Two recent Pearls Before Swine strips:
Archive for the ‘Technical and ordinary language’ Category
Passed on to me by Sim Aberson, this NPR story of February 6th, “Woolly Mammoths’ Taste For Flowers May Have Been Their Undoing” by Geoff Brumfiel, beginning:
They were some of the largest, hairiest animals ever to walk the Earth, but new research shows a big part of the woolly mammoth’s diet was made up of tiny flowers.
The work is based on DNA analysis of frozen arctic soil and mammoth poop. It suggests that these early vegans depended on the flowers as a vital source of protein. And when the flowers disappeared after the last ice age, so too did the mammoths that ate them.
Today’s Dilbert takes up the definition of technical terms:
Wikipedia on “open source” will give you some sense of the problem.
Spring and early summer are the blooming seasons for the California poppy, Eschscholzia californica, which blankets fields and hillsides (and open spaces on the Stanford campus) in yellow and orange:
The compound California poppy is subsective: a California poppy is a poppy — as the word poppy is used in ordinary English, and in fact as it is used by botanists speaking informally. So California poppy contrasts maximally with California lilac, which is not a lilac in the eyes of ordinary speakers or botanists; California lilac is a resembloid compound rather than a subsective one. Daylily presents an intermediate case: it’s not subsective for botanists or for many ordinary speakers — for these people, a daylily is not a lily — but it is for some ordinary speakers.
Heard in television ads for cancer treatment centers, the phrase investigational drugs. From an FDA site on “Access to Investigational Drugs”:
Investigational or experimental drugs are new drugs that have not yet been approved by the FDA or approved drugs that have not yet been approved for a new use, and are in the process of being tested for safety and effectiveness.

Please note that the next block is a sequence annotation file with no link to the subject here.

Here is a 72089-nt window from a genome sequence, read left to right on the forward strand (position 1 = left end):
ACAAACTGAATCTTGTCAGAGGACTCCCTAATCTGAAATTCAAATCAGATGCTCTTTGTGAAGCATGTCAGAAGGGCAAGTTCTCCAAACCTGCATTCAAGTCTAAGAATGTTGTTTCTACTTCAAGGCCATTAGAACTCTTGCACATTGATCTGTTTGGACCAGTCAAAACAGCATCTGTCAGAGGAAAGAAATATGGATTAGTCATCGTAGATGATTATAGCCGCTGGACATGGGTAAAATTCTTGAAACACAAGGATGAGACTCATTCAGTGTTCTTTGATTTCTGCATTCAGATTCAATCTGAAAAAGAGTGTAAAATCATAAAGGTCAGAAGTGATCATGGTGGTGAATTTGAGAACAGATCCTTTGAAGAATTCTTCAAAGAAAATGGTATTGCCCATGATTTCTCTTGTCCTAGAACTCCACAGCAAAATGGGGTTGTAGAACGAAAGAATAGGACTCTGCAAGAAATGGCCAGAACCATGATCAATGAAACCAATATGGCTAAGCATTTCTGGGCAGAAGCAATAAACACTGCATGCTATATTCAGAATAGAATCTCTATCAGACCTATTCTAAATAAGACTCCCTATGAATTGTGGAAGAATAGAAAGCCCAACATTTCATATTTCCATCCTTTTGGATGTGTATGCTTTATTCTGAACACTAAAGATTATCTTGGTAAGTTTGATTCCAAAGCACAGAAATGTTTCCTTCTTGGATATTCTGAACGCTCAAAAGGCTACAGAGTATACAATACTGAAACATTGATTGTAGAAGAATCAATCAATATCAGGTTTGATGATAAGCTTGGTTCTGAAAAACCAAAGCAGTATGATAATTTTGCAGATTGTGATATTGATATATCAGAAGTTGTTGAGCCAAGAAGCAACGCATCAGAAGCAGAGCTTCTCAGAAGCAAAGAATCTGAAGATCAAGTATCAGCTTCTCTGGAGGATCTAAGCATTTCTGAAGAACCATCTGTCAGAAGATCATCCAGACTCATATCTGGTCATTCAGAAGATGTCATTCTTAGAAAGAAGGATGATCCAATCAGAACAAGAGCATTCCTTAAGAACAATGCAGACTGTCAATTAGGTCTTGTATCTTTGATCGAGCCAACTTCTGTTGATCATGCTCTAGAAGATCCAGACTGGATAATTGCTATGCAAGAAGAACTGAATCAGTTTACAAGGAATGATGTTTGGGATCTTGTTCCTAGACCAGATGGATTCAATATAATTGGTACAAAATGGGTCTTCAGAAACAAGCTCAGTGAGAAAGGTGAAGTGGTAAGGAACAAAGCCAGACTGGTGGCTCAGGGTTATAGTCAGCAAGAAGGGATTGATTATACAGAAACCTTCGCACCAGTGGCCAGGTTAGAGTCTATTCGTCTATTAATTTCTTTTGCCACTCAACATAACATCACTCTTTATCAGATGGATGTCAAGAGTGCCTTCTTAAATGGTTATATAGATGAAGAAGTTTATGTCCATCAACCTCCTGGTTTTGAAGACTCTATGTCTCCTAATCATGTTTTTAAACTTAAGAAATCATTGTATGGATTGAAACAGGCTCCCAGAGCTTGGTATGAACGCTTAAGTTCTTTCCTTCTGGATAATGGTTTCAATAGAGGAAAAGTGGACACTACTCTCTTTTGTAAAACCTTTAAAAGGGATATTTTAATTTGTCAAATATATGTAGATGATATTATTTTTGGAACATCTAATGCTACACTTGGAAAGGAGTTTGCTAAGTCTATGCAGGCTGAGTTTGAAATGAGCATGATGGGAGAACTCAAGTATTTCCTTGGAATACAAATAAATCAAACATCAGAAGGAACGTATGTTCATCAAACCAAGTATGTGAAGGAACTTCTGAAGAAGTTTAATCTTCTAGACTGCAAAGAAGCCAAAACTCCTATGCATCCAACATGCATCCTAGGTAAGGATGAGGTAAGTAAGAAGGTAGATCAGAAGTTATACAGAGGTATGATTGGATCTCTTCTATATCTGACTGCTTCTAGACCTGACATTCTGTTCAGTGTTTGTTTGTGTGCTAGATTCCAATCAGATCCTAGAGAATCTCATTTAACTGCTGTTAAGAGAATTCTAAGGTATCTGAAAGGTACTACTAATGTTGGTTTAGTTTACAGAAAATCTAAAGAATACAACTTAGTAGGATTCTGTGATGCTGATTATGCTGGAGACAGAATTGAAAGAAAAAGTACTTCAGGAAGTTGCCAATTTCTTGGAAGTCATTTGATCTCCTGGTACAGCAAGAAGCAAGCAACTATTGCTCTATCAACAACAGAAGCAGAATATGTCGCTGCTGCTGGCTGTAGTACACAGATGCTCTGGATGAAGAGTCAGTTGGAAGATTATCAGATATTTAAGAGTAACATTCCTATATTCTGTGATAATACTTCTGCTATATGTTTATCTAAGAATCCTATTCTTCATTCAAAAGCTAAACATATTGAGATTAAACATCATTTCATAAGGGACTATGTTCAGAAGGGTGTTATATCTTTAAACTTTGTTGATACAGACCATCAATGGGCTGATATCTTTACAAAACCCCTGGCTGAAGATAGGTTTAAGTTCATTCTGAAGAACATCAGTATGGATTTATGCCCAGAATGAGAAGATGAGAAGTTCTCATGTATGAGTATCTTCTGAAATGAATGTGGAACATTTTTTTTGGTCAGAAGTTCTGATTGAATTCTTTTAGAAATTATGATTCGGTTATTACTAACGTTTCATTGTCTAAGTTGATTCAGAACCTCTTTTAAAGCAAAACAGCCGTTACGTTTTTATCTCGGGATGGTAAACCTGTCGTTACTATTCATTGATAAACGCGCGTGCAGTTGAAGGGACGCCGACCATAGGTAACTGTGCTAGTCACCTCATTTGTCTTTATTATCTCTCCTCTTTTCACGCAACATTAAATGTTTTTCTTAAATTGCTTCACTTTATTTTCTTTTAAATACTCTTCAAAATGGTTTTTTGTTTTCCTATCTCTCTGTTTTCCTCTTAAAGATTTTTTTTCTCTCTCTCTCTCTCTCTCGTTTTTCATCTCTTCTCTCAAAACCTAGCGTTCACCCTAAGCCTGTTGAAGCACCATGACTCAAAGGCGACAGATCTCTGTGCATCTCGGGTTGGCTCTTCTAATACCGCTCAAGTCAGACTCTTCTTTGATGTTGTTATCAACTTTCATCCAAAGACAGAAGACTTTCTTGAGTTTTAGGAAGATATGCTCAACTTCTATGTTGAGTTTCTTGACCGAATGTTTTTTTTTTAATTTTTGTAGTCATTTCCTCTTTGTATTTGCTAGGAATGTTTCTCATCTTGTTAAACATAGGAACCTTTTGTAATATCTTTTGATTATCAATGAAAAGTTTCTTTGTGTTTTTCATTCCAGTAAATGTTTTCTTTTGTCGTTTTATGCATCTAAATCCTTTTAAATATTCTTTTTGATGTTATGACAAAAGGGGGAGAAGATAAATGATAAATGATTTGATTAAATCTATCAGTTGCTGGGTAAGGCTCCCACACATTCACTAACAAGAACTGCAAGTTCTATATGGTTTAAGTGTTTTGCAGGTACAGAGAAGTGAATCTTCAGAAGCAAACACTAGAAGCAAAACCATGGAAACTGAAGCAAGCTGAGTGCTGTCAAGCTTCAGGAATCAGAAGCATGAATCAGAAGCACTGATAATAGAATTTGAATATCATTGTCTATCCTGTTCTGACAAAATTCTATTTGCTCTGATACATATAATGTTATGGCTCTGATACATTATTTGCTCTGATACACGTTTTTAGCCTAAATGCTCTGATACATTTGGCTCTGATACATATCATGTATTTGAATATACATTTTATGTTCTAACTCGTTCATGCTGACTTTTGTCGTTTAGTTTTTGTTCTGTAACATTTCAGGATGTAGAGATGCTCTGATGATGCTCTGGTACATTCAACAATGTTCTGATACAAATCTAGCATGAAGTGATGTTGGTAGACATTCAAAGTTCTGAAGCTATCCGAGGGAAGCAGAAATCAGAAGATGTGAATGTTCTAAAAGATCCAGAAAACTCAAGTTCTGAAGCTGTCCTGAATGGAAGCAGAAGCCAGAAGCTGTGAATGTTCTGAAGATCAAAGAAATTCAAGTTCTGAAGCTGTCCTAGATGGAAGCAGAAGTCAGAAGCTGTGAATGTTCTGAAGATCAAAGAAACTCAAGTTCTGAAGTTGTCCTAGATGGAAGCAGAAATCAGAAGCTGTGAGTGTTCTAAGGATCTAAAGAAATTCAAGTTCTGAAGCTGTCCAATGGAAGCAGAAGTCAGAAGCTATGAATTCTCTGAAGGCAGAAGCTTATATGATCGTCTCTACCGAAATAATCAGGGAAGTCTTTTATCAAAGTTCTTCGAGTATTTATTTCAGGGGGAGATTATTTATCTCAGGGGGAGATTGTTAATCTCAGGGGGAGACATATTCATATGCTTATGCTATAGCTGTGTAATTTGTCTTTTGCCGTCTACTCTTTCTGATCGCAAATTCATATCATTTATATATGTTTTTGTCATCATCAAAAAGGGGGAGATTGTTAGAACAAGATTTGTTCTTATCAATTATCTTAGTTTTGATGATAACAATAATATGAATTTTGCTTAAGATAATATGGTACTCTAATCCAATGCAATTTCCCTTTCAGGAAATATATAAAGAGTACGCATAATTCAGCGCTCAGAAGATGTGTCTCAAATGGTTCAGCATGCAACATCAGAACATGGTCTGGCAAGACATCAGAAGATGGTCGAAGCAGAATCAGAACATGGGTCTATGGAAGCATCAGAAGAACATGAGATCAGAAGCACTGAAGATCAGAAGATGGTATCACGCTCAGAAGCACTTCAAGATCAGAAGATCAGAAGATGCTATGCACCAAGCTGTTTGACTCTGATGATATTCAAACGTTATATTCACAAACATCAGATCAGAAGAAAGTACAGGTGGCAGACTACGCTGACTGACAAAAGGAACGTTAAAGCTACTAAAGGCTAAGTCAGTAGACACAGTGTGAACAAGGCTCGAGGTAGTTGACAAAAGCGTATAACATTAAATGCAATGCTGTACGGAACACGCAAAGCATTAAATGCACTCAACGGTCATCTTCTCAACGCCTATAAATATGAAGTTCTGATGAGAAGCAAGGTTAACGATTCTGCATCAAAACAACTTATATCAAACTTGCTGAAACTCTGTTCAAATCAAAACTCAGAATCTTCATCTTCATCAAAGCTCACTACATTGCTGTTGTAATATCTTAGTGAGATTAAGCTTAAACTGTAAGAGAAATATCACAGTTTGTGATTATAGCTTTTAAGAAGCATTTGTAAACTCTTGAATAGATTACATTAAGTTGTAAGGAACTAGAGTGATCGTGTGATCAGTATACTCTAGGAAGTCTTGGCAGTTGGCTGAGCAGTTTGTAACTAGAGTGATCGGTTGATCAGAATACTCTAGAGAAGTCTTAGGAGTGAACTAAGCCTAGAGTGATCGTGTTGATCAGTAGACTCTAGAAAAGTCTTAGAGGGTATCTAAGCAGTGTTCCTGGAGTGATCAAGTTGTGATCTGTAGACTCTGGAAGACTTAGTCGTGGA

This passage treats investigational and experimental as synonyms in the drug context — but then the site goes on to use investigational exclusively. This specialized use of investigational (as opposed to the transparent general use ‘of or relating to investigations’) seems to be fairly recent — recent enough that it’s not in the dictionaries I’ve consulted. It seems to have replaced experimental as the appropriate technical term for drugs undergoing testing, perhaps because some people in the relevant community had come to feel that experimental no longer sounded sufficiently technical, but had become part of ordinary language.
A One Big Happy that came by me recently:
Two (at least) different senses of the adjective average here: ‘at the statstical mean’ vs. ‘ordinary’ or ‘typical’. So Joe could be right.
Comments on my posting on penultimate (in penultimate Frisbee) took three directions: a comic association with antepenultimate; complaints about a relatively recent non-standard use of penultimate (to mean ‘absolutely final, absolutely the best’); and complaints about using ultimate and unique and other so-called “non-gradable” adjectives as gradables (modifiable by degree adverbials).
Yesterday’s Dilbert, in which Dilbert confronts his pointy-headed boss:
I’m sorry to say that gamification (a verbing in -ify from the noun game) is not some twisted invention of Scott Adams’s. And then there’s the question of what counts as garbage.